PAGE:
Well, the only constant in technology is change – right?  Half the battle is determining what concepts are worth your time and which are just noise.  A good CIO should be able to help decipher that for your organization.  I often say, my level of detail fluctuates between 2″ or 20,000 feet – and not much in between.  It takes a respectable amount of time to stay abreast of what seems to be a daily innovation – as somebody, somewhere has uncovered the latest must-have technology/process or technique that you simply can’t live without.  Everyone once in a while, they’re right, most often they’re not.

At Billhighway, R&D is a first class citizen.  It’s important we’re able to speak to all modern technologies, tools, resources or methodologies – we pride ourselves on continuous improvement.  Agile, Scrum & Lean are deeply embedded into our thought process and rarely is there only a single way for getting something done.  Often, the correct answer to an IT question is “it depends.”  There are simply too many variables that can impact your results, having diverse perspectives and a process that can remove emotional decision-making is often key.  And, in a way, that’s what Web 3.0 is all about – the Semantic Web.

Arguably, each of the previous web generations was transformative to business and 3.0 aims to build upon that evolution.  Web 3.0 is a smarter Web, giving users/computers/processes better ways to share information, helping to make faster, more accurate decisions (business intelligence the the 3rd power.)  This has enormous benefits for people who need to search for information, automate business processes and transactions.  Information in a Web 3.0 world will be much easier to access, because systems will do a lot of the time-consuming work that people still do today.

Ultimately, it’s about transparency – by providing incentives for reducing waste and improving accountability.  The orchestration of tools that cut years of research down to days – the holy grail of “do more with less.”  The promise of Web 3.0 suggests information will be much better linked and more efficiently utilized on an increasingly global scale.  Gone are the days of walled gardens.  Sure there will always be private and confidential data, but it will be increasingly abstracted and consumed in more meaningful ways without jeopardizing critical data – via personal data lockers where you control access to your identity, configuring who gets access to what and in what context depending upon role, intent and location.  Think of it as a deeper understanding of the relationships between people, services and objects – paving the way for Electronic Medical Records (EMRs), Open Energy Information (OpenEI), advancements in biotech and even improvements in customer service.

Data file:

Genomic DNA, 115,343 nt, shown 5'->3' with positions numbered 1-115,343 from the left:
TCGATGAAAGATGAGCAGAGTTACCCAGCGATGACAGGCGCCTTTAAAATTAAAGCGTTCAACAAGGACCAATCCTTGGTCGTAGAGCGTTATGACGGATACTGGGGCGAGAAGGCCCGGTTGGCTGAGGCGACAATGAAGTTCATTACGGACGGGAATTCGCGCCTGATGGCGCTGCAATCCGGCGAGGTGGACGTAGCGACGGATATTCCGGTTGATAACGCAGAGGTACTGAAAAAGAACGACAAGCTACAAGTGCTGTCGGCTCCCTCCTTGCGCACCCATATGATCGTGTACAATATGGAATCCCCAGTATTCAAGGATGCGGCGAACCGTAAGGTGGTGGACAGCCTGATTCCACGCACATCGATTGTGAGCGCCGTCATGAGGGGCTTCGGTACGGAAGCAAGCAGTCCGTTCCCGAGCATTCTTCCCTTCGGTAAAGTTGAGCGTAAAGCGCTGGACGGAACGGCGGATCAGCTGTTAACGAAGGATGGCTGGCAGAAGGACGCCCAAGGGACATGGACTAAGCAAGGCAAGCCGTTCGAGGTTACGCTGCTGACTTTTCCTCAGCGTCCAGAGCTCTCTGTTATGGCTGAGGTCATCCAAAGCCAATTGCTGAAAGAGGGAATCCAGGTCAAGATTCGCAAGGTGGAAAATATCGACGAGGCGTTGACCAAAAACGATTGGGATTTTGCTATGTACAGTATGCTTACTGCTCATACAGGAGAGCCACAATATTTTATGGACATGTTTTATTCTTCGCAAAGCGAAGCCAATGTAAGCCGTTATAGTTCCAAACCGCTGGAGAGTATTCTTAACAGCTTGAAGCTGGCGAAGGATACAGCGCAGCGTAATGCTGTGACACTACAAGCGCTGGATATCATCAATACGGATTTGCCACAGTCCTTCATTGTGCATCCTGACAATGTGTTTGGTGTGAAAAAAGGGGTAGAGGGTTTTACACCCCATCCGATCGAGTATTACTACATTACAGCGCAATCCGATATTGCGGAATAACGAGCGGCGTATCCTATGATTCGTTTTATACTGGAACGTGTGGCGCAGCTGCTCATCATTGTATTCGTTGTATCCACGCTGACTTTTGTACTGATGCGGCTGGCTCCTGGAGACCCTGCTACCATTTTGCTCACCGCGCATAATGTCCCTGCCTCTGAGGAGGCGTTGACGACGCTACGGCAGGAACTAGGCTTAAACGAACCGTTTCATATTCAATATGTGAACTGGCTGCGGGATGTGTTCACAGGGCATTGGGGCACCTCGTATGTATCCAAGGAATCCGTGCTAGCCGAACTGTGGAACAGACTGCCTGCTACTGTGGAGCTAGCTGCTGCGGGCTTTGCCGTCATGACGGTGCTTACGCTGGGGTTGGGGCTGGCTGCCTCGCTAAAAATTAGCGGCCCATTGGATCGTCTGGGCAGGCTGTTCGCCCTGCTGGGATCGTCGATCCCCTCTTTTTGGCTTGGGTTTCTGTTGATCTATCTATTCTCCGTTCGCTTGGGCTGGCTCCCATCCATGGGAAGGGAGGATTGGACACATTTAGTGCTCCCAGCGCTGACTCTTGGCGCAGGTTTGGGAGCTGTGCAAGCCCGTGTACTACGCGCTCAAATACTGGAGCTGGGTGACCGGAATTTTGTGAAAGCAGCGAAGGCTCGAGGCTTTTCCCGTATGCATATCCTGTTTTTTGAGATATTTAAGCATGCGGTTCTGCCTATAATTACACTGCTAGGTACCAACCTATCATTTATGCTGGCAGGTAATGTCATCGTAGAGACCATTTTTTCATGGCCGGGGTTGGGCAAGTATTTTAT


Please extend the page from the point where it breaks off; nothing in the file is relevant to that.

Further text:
It remains to be seen, if Web 3.0 will have the fan fair of say, Web 2.0 – which even casual observers could see or feel an impact.  3.0 is about transparency whereas 2.0 fundamentally changed the landscape and has touched nearly everyone in a meaningful way.  Think I’m wrong?  Have you managed to boycott Facebook or refuse to tweet?  How about read the news on an iPhone/iPad or eReader?  Still writing checks?  It’s hard to imagine any brand that isn’t somehow trying to incorporate a social strategy – even if done poorly or lacking initial value. The “conversation” has begun and the integration of one’s online and offline life is becoming co-mingled – with or without your participation.  The pace of change is increasing, knowledge has paved the way for tools and business processes to streamline, automate and exploit what we were taught in kindergarten – SHARING.